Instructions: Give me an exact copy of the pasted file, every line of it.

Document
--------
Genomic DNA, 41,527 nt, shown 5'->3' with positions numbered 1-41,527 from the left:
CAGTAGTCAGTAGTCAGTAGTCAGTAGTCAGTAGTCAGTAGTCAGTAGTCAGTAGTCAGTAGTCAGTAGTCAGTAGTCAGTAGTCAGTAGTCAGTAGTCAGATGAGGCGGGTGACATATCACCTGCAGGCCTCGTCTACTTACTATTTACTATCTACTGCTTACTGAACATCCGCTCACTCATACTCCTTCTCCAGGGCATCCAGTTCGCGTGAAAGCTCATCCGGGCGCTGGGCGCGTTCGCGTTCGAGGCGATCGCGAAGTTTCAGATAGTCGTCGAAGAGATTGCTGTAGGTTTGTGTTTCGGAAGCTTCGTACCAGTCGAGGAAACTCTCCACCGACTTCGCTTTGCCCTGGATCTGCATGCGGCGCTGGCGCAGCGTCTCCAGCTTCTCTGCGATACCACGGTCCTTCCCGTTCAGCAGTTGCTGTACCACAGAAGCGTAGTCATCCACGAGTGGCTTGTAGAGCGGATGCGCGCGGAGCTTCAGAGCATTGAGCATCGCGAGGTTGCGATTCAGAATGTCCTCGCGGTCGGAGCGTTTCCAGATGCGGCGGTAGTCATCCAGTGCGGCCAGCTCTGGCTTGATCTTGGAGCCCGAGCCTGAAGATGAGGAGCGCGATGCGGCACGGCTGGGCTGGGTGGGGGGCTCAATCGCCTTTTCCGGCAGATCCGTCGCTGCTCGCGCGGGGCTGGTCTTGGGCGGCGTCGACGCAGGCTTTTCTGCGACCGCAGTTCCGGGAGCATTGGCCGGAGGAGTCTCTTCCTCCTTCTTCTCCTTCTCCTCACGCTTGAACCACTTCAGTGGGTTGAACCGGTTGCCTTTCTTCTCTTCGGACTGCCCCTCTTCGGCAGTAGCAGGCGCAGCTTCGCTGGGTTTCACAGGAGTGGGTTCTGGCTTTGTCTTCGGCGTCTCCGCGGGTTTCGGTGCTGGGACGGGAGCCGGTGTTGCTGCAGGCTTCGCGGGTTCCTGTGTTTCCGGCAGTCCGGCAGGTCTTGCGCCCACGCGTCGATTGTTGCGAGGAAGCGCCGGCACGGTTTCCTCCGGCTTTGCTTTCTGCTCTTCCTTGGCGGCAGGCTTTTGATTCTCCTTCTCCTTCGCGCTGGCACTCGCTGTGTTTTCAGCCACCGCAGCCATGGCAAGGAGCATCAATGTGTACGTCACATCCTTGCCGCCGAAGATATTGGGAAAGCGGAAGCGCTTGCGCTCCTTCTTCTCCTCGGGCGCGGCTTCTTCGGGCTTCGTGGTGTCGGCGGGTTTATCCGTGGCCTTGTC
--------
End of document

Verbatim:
Genomic DNA, 41,527 nt, shown 5'->3' with positions numbered 1-41,527 from the left:
CAGTAGTCAGTAGTCAGTAGTCAGTAGTCAGTAGTCAGTAGTCAGTAGTCAGTAGTCAGTAGTCAGTAGTCAGTAGTCAGTAGTCAGTAGTCAGTAGTCAGATGAGGCGGGTGACATATCACCTGCAGGCCTCGTCTACTTACTATTTACTATCTACTGCTTACTGAACATCCGCTCACTCATACTCCTTCTCCAGGGCATCCAGTTCGCGTGAAAGCTCATCCGGGCGCTGGGCGCGTTCGCGTTCGAGGCGATCGCGAAGTTTCAGATAGTCGTCGAAGAGATTGCTGTAGGTTTGTGTTTCGGAAGCTTCGTACCAGTCGAGGAAACTCTCCACCGACTTCGCTTTGCCCTGGATCTGCATGCGGCGCTGGCGCAGCGTCTCCAGCTTCTCTGCGATACCACGGTCCTTCCCGTTCAGCAGTTGCTGTACCACAGAAGCGTAGTCATCCACGAGTGGCTTGTAGAGCGGATGCGCGCGGAGCTTCAGAGCATTGAGCATCGCGAGGTTGCGATTCAGAATGTCCTCGCGGTCGGAGCGTTTCCAGATGCGGCGGTAGTCATCCAGTGCGGCCAGCTCTGGCTTGATCTTGGAGCCCGAGCCTGAAGATGAGGAGCGCGATGCGGCACGGCTGGGCTGGGTGGGGGGCTCAATCGCCTTTTCCGGCAGATCCGTCGCTGCTCGCGCGGGGCTGGTCTTGGGCGGCGTCGACGCAGGCTTTTCTGCGACCGCAGTTCCGGGAGCATTGGCCGGAGGAGTCTCTTCCTCCTTCTTCTCCTTCTCCTCACGCTTGAACCACTTCAGTGGGTTGAACCGGTTGCCTTTCTTCTCTTCGGACTGCCCCTCTTCGGCAGTAGCAGGCGCAGCTTCGCTGGGTTTCACAGGAGTGGGTTCTGGCTTTGTCTTCGGCGTCTCCGCGGGTTTCGGTGCTGGGACGGGAGCCGGTGTTGCTGCAGGCTTCGCGGGTTCCTGTGTTTCCGGCAGTCCGGCAGGTCTTGCGCCCACGCGTCGATTGTTGCGAGGAAGCGCCGGCACGGTTTCCTCCGGCTTTGCTTTCTGCTCTTCCTTGGCGGCAGGCTTTTGATTCTCCTTCTCCTTCGCGCTGGCACTCGCTGTGTTTTCAGCCACCGCAGCCATGGCAAGGAGCATCAATGTGTACGTCACATCCTTGCCGCCGAAGATATTGGGAAAGCGGAAGCGCTTGCGCTCCTTCTTCTCCTCGGGCGCGGCTTCTTCGGGCTTCGTGGTGTCGGCGGGTTTATCCGTGGCCTTGTC